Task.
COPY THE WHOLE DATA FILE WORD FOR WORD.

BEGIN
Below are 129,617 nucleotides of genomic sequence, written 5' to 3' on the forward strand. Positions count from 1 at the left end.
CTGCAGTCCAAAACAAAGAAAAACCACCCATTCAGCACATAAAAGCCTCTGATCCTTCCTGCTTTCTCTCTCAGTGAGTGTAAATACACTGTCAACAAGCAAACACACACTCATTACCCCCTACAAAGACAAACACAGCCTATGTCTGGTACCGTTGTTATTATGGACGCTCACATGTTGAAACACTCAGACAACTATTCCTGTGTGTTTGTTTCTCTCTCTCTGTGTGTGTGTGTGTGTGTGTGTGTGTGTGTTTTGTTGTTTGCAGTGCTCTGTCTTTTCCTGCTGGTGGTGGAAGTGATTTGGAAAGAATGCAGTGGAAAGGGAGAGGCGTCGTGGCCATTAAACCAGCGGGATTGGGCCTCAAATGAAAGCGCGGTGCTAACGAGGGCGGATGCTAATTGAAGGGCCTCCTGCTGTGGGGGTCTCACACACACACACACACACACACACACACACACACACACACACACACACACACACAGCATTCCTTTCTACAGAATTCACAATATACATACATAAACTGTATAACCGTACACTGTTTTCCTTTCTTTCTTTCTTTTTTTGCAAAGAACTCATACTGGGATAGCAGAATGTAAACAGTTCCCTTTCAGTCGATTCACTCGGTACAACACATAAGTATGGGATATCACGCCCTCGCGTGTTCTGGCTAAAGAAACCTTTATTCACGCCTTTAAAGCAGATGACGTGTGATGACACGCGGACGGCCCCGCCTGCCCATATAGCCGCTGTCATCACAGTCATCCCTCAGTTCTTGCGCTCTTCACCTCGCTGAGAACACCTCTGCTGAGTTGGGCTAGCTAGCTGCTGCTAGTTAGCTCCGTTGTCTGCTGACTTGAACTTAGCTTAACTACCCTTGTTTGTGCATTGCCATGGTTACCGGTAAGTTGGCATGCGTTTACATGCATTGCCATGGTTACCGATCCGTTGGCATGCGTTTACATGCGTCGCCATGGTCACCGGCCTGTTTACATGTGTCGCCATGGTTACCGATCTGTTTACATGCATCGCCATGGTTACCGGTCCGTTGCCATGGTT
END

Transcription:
Below are 129,617 nucleotides of genomic sequence, written 5' to 3' on the forward strand. Positions count from 1 at the left end.
CTGCAGTCCAAAACAAAGAAAAACCACCCATTCAGCACATAAAAGCCTCTGATCCTTCCTGCTTTCTCTCTCAGTGAGTGTAAATACACTGTCAACAAGCAAACACACACTCATTACCCCCTACAAAGACAAACACAGCCTATGTCTGGTACCGTTGTTATTATGGACGCTCACATGTTGAAACACTCAGACAACTATTCCTGTGTGTTTGTTTCTCTCTCTCTGTGTGTGTGTGTGTGTGTGTGTGTGTGTGTTTTGTTGTTTGCAGTGCTCTGTCTTTTCCTGCTGGTGGTGGAAGTGATTTGGAAAGAATGCAGTGGAAAGGGAGAGGCGTCGTGGCCATTAAACCAGCGGGATTGGGCCTCAAATGAAAGCGCGGTGCTAACGAGGGCGGATGCTAATTGAAGGGCCTCCTGCTGTGGGGGTCTCACACACACACACACACACACACACACACACACACACACACACACACACACACACAGCATTCCTTTCTACAGAATTCACAATATACATACATAAACTGTATAACCGTACACTGTTTTCCTTTCTTTCTTTCTTTTTTTGCAAAGAACTCATACTGGGATAGCAGAATGTAAACAGTTCCCTTTCAGTCGATTCACTCGGTACAACACATAAGTATGGGATATCACGCCCTCGCGTGTTCTGGCTAAAGAAACCTTTATTCACGCCTTTAAAGCAGATGACGTGTGATGACACGCGGACGGCCCCGCCTGCCCATATAGCCGCTGTCATCACAGTCATCCCTCAGTTCTTGCGCTCTTCACCTCGCTGAGAACACCTCTGCTGAGTTGGGCTAGCTAGCTGCTGCTAGTTAGCTCCGTTGTCTGCTGACTTGAACTTAGCTTAACTACCCTTGTTTGTGCATTGCCATGGTTACCGGTAAGTTGGCATGCGTTTACATGCATTGCCATGGTTACCGATCCGTTGGCATGCGTTTACATGCGTCGCCATGGTCACCGGCCTGTTTACATGTGTCGCCATGGTTACCGATCTGTTTACATGCATCGCCATGGTTACCGGTCCGTTGCCATGGTT